Center Point Area Chamber of Commerce hosts former house representative Paul DeMarco
By Joshua Huff, sports editor
CENTER POINT — The Center Point Area Chamber of Commerce hosted a luncheon on Tuesday, Sept. 10, with former state house representative and current attorney Paul DeMarco as speaker.
During the luncheon, DeMarco spoke to a crowded room about the issues surrounding politics, state and nationwide. From political and criminal reform, and gambling and the gas tax, to medical marijuana and the census, DeMarco highlighted the topics swirling around Alabama politics.
In the wide-ranging discussion. DeMarco bemoaned the scare tactics plaguing politics and the punishments levied against politicians who opposed the gas tax.
“There is nobody else in the chamber that I owe anything to,” DeMarco said. “I’m responsible for my folks back home. Some of the folks that voted against the bill lost their committee assignments. The Speaker took away their committee assignments. Basically, they got punished for voting against the gasoline tax. That’s not right.”
As for prison and criminal reform, DeMarco opinioned about reducing sentences. Nobody is in prison for shoplifting, he said.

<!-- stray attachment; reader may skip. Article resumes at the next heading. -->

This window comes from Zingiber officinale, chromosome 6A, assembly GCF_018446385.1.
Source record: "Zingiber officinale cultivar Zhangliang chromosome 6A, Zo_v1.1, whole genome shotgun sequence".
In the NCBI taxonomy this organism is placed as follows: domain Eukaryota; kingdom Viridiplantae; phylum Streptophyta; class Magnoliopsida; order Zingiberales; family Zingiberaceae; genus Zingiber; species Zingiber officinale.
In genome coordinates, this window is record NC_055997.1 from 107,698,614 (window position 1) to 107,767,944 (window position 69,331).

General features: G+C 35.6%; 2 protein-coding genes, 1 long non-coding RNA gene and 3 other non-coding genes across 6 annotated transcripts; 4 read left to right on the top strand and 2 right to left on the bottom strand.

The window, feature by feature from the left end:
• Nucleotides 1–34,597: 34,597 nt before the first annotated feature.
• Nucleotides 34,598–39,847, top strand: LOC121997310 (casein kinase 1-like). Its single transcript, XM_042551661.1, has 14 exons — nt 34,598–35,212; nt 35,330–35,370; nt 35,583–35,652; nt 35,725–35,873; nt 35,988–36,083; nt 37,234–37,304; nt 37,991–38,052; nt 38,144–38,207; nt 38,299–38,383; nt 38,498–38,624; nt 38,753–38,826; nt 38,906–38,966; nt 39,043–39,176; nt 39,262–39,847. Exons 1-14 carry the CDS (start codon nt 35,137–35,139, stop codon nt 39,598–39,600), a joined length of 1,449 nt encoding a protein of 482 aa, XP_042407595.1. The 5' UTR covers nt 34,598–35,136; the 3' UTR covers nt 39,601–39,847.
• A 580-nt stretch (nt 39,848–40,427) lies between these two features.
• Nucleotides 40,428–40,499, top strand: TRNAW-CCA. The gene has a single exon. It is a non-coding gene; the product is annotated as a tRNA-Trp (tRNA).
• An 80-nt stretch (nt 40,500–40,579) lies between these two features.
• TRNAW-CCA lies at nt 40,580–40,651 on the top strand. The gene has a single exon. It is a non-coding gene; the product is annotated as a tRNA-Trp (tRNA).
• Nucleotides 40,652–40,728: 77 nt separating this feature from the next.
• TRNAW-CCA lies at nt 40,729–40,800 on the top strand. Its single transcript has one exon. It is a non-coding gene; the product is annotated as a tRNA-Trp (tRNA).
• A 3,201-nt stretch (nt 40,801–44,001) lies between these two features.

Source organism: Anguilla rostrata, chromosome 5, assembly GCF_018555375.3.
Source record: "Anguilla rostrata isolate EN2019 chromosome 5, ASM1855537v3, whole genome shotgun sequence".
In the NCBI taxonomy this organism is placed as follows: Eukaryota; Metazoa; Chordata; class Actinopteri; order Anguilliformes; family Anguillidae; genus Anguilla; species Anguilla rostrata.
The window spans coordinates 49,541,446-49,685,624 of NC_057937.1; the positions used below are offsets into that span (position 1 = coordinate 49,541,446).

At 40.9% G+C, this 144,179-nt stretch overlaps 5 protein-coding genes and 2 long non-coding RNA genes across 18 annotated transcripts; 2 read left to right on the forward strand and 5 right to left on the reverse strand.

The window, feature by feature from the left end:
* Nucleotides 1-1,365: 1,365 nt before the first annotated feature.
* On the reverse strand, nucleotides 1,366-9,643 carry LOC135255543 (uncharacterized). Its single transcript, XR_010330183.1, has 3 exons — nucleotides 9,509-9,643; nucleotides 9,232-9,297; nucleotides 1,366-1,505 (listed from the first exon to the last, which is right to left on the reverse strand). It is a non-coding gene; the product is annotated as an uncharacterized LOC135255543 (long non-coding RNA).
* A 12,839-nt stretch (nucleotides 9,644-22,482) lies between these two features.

“Folks in prison are the ones that you want in prison.”
He also brought up the issue of the lottery bill and how the money will be divvied up between education and the general fund. DeMarco expects a big debate about that in the upcoming session. He also expects a debate on the use of medical marijuana.
DeMarco is against the use of marijuana. He argued that traffic fatalities have gone up by 150 percent in states that legalized marijuana. A study published in the journal Addiction found that the fatalities did indeed rise, but only temporarily. The rate went back to normal after about a year.
However, research has been all over the place with the Highway Safety and Highway Loss Data Institute finding that crashes increased six percent in states that legalized marijuana. Other studies have found no increases, such as the American Journal of Public Health.
In closing, DeMarco urged people to fill out the census and restated his love for Alabama.
“I’m proud to live in Alabama,” he said. “I’m proud to live in my community. We have so many great things.”
DeMarco graduated from Auburn University in 1990 with a degree in journalism. He then attended the University of Alabama School of Law where he served as editor in chief of the Alabama Law review. He was elected to the Alabama House of Representatives in 2005. He served nine years before losing in the 2014 primary election to Gary Palmer.
DeMarco is now a defender with the law firm of Parson, Lee & Juliano, P.C. He is also a contributing writer with The Trussville Tribune.